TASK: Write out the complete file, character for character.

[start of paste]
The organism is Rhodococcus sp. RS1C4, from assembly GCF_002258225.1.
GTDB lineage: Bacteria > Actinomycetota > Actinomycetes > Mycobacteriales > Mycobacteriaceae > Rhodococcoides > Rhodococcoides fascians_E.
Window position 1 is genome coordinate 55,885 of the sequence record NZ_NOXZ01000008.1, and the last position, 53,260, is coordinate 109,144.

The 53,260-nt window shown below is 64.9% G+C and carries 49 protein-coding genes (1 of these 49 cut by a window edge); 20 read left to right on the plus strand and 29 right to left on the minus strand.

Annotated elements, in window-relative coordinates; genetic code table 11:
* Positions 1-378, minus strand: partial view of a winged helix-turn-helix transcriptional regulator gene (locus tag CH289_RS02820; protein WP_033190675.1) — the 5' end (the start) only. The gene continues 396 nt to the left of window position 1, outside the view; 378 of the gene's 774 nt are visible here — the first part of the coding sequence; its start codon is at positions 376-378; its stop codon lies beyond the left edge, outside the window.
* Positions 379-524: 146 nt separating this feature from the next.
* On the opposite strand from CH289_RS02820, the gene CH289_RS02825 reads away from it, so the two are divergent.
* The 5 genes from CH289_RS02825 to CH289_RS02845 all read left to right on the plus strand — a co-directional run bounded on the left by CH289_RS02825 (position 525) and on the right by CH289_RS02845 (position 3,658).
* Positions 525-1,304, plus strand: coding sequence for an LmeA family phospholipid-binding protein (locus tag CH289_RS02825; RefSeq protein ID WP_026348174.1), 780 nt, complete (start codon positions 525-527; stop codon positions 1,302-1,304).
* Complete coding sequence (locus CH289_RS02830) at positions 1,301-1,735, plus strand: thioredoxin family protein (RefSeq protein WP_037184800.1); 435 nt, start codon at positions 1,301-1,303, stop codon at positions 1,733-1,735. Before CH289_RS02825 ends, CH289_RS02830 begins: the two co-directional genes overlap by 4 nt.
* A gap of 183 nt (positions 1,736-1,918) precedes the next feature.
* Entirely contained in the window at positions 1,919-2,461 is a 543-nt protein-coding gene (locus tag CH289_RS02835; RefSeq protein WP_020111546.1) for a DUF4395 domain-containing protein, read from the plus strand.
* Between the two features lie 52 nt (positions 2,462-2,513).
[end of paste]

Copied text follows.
The organism is Rhodococcus sp. RS1C4, from assembly GCF_002258225.1.
GTDB lineage: Bacteria > Actinomycetota > Actinomycetes > Mycobacteriales > Mycobacteriaceae > Rhodococcoides > Rhodococcoides fascians_E.
Window position 1 is genome coordinate 55,885 of the sequence record NZ_NOXZ01000008.1, and the last position, 53,260, is coordinate 109,144.

The 53,260-nt window shown below is 64.9% G+C and carries 49 protein-coding genes (1 of these 49 cut by a window edge); 20 read left to right on the plus strand and 29 right to left on the minus strand.

Annotated elements, in window-relative coordinates; genetic code table 11:
* Positions 1-378, minus strand: partial view of a winged helix-turn-helix transcriptional regulator gene (locus tag CH289_RS02820; protein WP_033190675.1) — the 5' end (the start) only. The gene continues 396 nt to the left of window position 1, outside the view; 378 of the gene's 774 nt are visible here — the first part of the coding sequence; its start codon is at positions 376-378; its stop codon lies beyond the left edge, outside the window.
* Positions 379-524: 146 nt separating this feature from the next.
* On the opposite strand from CH289_RS02820, the gene CH289_RS02825 reads away from it, so the two are divergent.
* The 5 genes from CH289_RS02825 to CH289_RS02845 all read left to right on the plus strand — a co-directional run bounded on the left by CH289_RS02825 (position 525) and on the right by CH289_RS02845 (position 3,658).
* Positions 525-1,304, plus strand: coding sequence for an LmeA family phospholipid-binding protein (locus tag CH289_RS02825; RefSeq protein ID WP_026348174.1), 780 nt, complete (start codon positions 525-527; stop codon positions 1,302-1,304).
* Complete coding sequence (locus CH289_RS02830) at positions 1,301-1,735, plus strand: thioredoxin family protein (RefSeq protein WP_037184800.1); 435 nt, start codon at positions 1,301-1,303, stop codon at positions 1,733-1,735. Before CH289_RS02825 ends, CH289_RS02830 begins: the two co-directional genes overlap by 4 nt.
* A gap of 183 nt (positions 1,736-1,918) precedes the next feature.
* Entirely contained in the window at positions 1,919-2,461 is a 543-nt protein-coding gene (locus tag CH289_RS02835; RefSeq protein WP_020111546.1) for a DUF4395 domain-containing protein, read from the plus strand.
* Between the two features lie 52 nt (positions 2,462-2,513).